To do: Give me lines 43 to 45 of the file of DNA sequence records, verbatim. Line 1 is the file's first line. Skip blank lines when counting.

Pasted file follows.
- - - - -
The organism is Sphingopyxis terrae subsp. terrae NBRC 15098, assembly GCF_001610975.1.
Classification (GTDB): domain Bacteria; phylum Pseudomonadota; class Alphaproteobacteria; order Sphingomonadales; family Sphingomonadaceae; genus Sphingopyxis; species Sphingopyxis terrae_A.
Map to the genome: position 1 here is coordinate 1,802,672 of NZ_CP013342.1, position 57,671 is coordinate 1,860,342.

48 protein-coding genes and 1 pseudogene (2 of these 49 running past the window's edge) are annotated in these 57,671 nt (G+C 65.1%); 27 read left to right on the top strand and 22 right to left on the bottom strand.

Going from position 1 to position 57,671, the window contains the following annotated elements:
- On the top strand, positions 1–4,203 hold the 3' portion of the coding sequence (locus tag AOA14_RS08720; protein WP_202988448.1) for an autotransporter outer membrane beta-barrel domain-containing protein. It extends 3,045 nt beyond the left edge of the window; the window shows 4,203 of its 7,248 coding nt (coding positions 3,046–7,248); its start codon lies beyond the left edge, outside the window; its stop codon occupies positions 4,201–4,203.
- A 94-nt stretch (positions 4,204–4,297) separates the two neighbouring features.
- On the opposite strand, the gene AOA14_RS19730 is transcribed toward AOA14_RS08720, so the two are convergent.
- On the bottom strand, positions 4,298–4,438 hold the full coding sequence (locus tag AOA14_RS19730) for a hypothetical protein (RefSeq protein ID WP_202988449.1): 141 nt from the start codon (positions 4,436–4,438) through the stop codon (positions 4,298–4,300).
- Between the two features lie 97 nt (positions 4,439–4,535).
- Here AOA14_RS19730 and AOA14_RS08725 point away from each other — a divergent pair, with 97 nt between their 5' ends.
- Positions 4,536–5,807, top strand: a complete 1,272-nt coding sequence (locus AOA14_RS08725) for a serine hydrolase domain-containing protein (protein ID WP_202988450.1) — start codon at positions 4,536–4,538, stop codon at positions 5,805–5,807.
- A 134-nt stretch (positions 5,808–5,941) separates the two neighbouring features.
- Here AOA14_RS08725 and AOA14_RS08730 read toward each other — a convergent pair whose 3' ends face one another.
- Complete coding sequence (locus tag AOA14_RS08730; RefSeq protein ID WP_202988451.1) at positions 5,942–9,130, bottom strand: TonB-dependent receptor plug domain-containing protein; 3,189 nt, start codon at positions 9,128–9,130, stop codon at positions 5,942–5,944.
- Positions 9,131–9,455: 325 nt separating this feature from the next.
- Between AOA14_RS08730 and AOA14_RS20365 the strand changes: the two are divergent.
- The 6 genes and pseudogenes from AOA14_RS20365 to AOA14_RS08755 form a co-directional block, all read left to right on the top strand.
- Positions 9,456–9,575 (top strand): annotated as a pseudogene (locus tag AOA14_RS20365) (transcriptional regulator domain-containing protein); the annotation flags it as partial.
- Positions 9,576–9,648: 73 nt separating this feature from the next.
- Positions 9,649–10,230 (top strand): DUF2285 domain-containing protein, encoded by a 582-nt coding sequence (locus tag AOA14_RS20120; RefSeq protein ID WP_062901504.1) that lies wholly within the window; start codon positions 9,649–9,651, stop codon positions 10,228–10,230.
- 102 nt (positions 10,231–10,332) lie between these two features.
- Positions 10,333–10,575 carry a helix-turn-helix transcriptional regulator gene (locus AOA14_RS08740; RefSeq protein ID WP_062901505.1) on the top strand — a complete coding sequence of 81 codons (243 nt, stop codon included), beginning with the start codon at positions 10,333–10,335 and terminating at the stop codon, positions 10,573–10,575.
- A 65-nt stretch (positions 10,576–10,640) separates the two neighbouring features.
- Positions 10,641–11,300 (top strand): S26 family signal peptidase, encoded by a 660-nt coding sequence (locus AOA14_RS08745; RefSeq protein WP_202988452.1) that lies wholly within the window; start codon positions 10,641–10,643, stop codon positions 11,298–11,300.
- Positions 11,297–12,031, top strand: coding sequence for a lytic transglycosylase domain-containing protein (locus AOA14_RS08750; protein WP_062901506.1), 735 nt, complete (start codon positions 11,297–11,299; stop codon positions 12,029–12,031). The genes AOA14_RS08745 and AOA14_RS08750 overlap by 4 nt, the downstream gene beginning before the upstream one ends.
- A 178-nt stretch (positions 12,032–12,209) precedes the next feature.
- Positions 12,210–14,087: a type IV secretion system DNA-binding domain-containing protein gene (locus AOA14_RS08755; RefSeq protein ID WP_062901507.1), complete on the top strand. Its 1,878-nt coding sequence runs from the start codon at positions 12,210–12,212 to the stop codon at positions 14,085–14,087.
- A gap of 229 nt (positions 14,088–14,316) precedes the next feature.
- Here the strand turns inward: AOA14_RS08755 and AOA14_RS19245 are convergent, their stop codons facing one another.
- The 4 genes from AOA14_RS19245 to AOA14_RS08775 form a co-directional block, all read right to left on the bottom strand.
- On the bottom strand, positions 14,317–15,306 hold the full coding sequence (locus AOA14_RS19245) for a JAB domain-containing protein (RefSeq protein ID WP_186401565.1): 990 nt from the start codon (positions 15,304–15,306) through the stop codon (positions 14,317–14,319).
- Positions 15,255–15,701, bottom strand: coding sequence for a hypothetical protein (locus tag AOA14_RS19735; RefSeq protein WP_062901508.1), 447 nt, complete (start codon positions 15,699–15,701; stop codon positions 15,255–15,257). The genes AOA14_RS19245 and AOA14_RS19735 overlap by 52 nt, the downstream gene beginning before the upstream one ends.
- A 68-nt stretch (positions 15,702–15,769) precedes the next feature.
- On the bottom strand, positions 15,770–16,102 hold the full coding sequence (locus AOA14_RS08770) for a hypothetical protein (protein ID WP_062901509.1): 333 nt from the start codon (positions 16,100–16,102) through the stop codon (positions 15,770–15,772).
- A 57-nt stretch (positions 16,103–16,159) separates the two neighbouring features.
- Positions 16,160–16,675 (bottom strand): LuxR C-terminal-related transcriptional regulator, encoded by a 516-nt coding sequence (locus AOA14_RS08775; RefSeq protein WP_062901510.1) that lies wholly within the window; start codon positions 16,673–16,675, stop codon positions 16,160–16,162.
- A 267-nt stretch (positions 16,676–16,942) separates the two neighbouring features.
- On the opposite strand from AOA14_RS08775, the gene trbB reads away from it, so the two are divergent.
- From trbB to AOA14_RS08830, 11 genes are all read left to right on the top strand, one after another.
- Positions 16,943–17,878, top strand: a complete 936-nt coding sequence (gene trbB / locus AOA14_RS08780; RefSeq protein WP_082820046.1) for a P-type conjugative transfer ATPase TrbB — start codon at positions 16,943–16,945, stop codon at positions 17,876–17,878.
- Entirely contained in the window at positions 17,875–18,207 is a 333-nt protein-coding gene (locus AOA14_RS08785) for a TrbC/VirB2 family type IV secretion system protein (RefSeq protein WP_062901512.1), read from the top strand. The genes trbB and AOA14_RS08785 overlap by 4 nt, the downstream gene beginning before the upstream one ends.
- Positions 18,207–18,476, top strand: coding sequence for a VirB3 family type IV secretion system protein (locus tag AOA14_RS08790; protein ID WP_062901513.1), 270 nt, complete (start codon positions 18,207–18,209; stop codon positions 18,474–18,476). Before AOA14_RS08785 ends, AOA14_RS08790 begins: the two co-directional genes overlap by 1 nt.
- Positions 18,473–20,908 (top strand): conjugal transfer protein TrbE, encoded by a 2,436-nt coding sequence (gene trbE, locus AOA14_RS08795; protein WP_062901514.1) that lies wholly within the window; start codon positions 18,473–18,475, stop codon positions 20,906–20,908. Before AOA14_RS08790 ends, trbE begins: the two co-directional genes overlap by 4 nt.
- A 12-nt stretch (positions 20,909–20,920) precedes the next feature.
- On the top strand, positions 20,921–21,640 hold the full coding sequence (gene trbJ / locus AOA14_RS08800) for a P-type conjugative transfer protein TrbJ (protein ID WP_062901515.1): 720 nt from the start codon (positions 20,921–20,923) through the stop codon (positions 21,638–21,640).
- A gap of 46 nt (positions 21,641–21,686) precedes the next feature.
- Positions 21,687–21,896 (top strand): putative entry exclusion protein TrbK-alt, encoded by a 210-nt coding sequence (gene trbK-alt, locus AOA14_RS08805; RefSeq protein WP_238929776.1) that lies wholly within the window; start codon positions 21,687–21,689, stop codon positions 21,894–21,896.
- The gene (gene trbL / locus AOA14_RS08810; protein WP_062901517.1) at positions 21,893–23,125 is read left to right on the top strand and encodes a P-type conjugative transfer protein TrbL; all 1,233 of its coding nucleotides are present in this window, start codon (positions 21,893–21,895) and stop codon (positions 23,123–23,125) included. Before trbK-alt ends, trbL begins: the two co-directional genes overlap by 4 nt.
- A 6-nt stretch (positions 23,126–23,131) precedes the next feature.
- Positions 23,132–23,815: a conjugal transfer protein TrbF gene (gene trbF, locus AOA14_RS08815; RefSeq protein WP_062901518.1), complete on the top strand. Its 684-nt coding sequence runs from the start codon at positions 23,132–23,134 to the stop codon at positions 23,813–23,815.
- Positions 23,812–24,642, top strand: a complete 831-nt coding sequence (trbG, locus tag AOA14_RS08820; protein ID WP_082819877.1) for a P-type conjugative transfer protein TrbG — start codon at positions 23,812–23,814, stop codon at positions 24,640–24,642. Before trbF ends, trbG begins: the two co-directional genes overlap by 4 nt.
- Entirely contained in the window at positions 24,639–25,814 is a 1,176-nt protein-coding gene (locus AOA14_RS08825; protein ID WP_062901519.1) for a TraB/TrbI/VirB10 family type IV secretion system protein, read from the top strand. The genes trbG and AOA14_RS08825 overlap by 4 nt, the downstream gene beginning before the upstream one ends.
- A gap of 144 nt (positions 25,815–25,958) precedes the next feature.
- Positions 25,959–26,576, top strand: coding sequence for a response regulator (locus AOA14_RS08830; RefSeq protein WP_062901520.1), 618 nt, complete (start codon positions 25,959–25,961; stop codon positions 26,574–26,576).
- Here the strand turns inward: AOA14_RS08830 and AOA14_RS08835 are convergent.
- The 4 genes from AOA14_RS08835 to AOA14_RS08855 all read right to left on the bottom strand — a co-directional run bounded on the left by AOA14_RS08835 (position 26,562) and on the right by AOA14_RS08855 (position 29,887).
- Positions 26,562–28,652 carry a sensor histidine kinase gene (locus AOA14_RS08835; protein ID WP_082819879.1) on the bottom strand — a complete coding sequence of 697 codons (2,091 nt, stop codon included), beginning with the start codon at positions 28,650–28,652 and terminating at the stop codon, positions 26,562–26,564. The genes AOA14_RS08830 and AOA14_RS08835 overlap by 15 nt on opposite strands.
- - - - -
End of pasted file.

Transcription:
- Positions 18,207–18,476, top strand: coding sequence for a VirB3 family type IV secretion system protein (locus tag AOA14_RS08790; protein ID WP_062901513.1), 270 nt, complete (start codon positions 18,207–18,209; stop codon positions 18,474–18,476). Before AOA14_RS08785 ends, AOA14_RS08790 begins: the two co-directional genes overlap by 1 nt.
- Positions 18,473–20,908 (top strand): conjugal transfer protein TrbE, encoded by a 2,436-nt coding sequence (gene trbE, locus AOA14_RS08795; protein WP_062901514.1) that lies wholly within the window; start codon positions 18,473–18,475, stop codon positions 20,906–20,908. Before AOA14_RS08790 ends, trbE begins: the two co-directional genes overlap by 4 nt.
- A 12-nt stretch (positions 20,909–20,920) precedes the next feature.